The above process can adjust the width of the illuminating laser beam to uniformly form the roughened structure with grooves having a fine width preferably of 1 μm or less. Therefore, laser beam illumination can be performed after the polishing of the sapphire substrate so that the roughened structure can be easily formed in the other side or outer surface of the sapphire substrate unlike the prior art. As a result, this can solve those problems of the prior art in which light loss takes place to lower the light extraction efficiency of an LED and thus the external quantum efficiency thereof.

In addition, the sapphire substrate can be replaced with a SiC substrate, an oxide substrate or a carbide substrate.

FIG. 6 is a cross-sectional view of an LED produced by the LED fabrication method according to the second embodiment of the present invention. Referring to FIG. 6, the LED 200 of this embodiment includes a sapphire substrate 202 having a fine roughened structure 222, which is formed in an outer surface by a laser beam, an n-GaN layer 204 formed on an inner surface of the sapphire substrate 202, an active layer 206 formed on the n-GaN layer 204 to expose a partial area of the n-GaN layer 204, a p-GaN layer 208 formed on the active layer 206, a p-electrode 210 formed on the p-GaN layer 208 and an n-electrode 212 formed on the exposed area of the n-GaN layer 204. Preferably, the p-electrode 210 is designed to cover the p-GaN layer 208 as large as possible so as to reflect light generated by the active layer 206 toward the sapphire substrate 202. The p-electrode 210 is properly made of Ag or Al having high reflectivity, and more preferably, made of Ag. In addition, solder bumps 214 and 216 made of conductive paste are provided on the p- and n-electrodes 210 and 212, respectively, to mount the LED 200 on a board as well as electrically connecting the LED 200 to patterns of the board.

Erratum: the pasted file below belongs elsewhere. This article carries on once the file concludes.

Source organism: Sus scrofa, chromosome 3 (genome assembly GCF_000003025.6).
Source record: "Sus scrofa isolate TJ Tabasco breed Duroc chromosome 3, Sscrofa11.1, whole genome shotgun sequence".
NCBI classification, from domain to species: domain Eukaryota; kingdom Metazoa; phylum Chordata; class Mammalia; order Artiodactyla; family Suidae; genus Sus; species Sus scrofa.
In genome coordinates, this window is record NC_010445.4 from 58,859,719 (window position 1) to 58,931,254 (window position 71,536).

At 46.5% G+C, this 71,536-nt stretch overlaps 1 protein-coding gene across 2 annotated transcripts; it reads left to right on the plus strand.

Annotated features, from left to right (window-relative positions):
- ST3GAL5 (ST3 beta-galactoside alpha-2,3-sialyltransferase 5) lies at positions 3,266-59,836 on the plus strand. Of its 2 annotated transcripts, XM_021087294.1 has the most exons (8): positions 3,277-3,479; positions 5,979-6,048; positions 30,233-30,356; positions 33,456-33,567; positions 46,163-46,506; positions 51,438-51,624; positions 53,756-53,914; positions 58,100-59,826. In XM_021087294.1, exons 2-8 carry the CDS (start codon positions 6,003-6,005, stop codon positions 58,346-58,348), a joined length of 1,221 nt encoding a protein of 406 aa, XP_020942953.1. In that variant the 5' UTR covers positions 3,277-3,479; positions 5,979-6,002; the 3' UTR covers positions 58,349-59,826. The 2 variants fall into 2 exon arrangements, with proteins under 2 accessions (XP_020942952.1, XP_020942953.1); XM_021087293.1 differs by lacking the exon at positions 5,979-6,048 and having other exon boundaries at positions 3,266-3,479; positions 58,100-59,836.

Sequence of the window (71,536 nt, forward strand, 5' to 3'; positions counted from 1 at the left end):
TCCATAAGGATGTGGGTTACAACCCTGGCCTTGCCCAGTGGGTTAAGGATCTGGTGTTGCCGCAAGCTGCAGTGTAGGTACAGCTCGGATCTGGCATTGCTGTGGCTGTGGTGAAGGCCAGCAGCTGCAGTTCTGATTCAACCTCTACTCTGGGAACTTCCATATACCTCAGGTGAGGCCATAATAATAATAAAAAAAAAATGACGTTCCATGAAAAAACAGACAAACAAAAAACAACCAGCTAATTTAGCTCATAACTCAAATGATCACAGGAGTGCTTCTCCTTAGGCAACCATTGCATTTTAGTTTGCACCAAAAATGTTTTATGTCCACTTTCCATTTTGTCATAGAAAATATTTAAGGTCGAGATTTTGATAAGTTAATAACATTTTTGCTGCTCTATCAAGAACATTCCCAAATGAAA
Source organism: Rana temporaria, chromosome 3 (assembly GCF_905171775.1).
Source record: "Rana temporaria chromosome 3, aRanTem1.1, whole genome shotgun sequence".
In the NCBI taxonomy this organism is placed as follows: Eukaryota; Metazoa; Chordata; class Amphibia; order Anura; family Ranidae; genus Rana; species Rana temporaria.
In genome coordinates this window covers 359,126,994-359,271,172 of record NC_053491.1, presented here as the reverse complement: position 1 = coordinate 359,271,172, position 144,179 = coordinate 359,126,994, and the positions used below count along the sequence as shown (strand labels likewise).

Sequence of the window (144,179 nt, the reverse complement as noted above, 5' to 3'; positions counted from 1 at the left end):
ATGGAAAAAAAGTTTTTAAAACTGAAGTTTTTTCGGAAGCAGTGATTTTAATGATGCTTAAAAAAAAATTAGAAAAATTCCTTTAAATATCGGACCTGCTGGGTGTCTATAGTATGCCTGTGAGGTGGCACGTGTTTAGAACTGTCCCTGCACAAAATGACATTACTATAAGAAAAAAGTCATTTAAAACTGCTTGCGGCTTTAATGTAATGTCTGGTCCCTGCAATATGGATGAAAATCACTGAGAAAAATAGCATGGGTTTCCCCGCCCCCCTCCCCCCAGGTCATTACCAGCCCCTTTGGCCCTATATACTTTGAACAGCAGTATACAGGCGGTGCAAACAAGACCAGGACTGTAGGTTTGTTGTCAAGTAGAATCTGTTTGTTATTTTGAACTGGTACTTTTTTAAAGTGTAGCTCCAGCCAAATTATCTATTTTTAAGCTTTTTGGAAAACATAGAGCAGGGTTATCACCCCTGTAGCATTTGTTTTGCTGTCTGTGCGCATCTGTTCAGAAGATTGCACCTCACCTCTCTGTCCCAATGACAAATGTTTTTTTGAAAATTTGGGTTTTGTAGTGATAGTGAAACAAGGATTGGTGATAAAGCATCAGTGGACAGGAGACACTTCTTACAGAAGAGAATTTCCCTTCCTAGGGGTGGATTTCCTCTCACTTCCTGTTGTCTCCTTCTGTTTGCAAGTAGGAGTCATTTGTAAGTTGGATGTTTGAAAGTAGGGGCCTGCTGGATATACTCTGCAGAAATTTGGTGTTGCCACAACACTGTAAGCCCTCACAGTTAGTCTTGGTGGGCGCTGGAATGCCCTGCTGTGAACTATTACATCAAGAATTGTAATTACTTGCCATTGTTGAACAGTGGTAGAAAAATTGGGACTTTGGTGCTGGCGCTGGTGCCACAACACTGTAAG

The fine roughened structure 220 formed in the outer surface of the sapphire substrate 202 has a merit as follows: When the LED 200 of this embodiment generates light, even though a light beam L propagates to the outside from the outer surface of the sapphire substrate 202 directly from the active layer 206 or upon reflecting from the p-electrode 210 in the range of total internal reflection angle, the roughened structure 222 allows the light beam to radiate from the sapphire substrate 202 to an ambient air layer or a sealant such as silicone or resin without total internal reflection. As a result, this LED structure can prevent the light loss of the prior art in which light reflects from the outer surface of the sapphire substrate 202 into the LED 200 owing to the refractivity difference between the outer surface of the sapphire substrate 202 and the foreign material (e.g., the air and sealant).

FIG. 7 is a flowchart of an LED fabrication method according to a third embodiment of the present invention. Referring to FIG. 7, a substrate of for example sapphire is prepared in S302, a laser beam is emitted onto one side of the sapphire substrate to form a fine roughened structure in S304, an n-GaN layer, an active layer and a p-GaN layer are formed in their order on the roughened side of the sapphire substrate in S306, S308 and S310, and a resultant structure is mesa-etched to expose a partial area of the n-GaN layer in S312. A p-electrode is formed on the p-GaN layer and an n-electrode is formed on the exposed area of the n-GaN layer in S314. Then, the sapphire substrate is polished at the other side with a grinder containing for example diamond slurry to reduce the thickness of the sapphire substrate and then a laser beam is emitted onto the other side of the sapphire substrate to form a fine roughened structure in S316.

In this embodiment, the process steps of forming the fine roughened structures in both sides, that is, the inner and outer surfaces of the sapphire substrate are substantially the same as those in the foregoing first and second embodiments, and thus they will not be described further.